Teeming Cup

This past week of camp was exciting, fun, wild, and exhausting. We had a week packed full of insane activities mixed with constant dancing and eternity-altering decisions were made. This week has been great, but at the same time I found myself many times feeling drained and tired. I love this ministry. I am blessed to be a part of it and was reminded that this is what I’m going to be doing my entire life. I see that ministry is necessary, but if I’m pouring out every part of my being into it then I need to be getting filled up at the same time. As I have the blessing to be a part of the lives of my staff, campers, and countless others whom I encounter I see that I will die if I’m not getting my energy from somewhere.

We have four main things we stand for as a leadership team and one of those is having a teeming cup. This means that I must be getting my fill and portion from God if I want to lovingly pour into those around me. For me this requires setting valuable time aside to spend with God every single day. This seems unattainable at times with my endlessly busy schedule, but without this time I lose focus and thus I am wasting my time. This ties in closely to James chapter two when he talks about work without face and vice versa. It is not enough for me to just serve God, but I must be doing so as an outpouring of my love for God and as fruit of what he is doing in my life.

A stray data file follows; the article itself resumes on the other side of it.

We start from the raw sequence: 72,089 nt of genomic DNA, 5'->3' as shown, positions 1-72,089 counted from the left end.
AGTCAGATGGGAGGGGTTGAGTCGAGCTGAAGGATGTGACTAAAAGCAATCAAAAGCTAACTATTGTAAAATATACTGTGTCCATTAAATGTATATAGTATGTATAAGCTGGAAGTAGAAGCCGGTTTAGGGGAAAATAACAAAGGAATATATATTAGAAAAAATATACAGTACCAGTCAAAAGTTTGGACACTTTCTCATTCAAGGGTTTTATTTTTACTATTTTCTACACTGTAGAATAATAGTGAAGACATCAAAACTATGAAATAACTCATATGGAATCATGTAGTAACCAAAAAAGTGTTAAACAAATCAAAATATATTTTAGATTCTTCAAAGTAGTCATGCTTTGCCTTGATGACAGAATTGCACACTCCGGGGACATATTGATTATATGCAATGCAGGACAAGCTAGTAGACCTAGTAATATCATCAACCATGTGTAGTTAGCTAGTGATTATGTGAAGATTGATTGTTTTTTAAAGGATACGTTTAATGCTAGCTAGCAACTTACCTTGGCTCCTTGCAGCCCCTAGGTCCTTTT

Basically it all comes down to me working hard to be intentional with my time and where I’m focusing my attention. Maybe I am just rambling, but I’m hoping some of you out there can relate. Some practical goals I am aiming for in order to live a fruitful life stem from the most basic Christian principles. For me I have found the best way to focus my attention is to start my day off with Bible reading. Another thing you can do to challenge yourself is in practicing the discipline of fasting. I am blessed to have been able to experience and learn about fasting in high school and I continue to see it as an important practice in the Christian life. These are just a few ways that help me to fill up on God’s goodness before I head out into the world and dive into different ministries.CTA button for Blog UG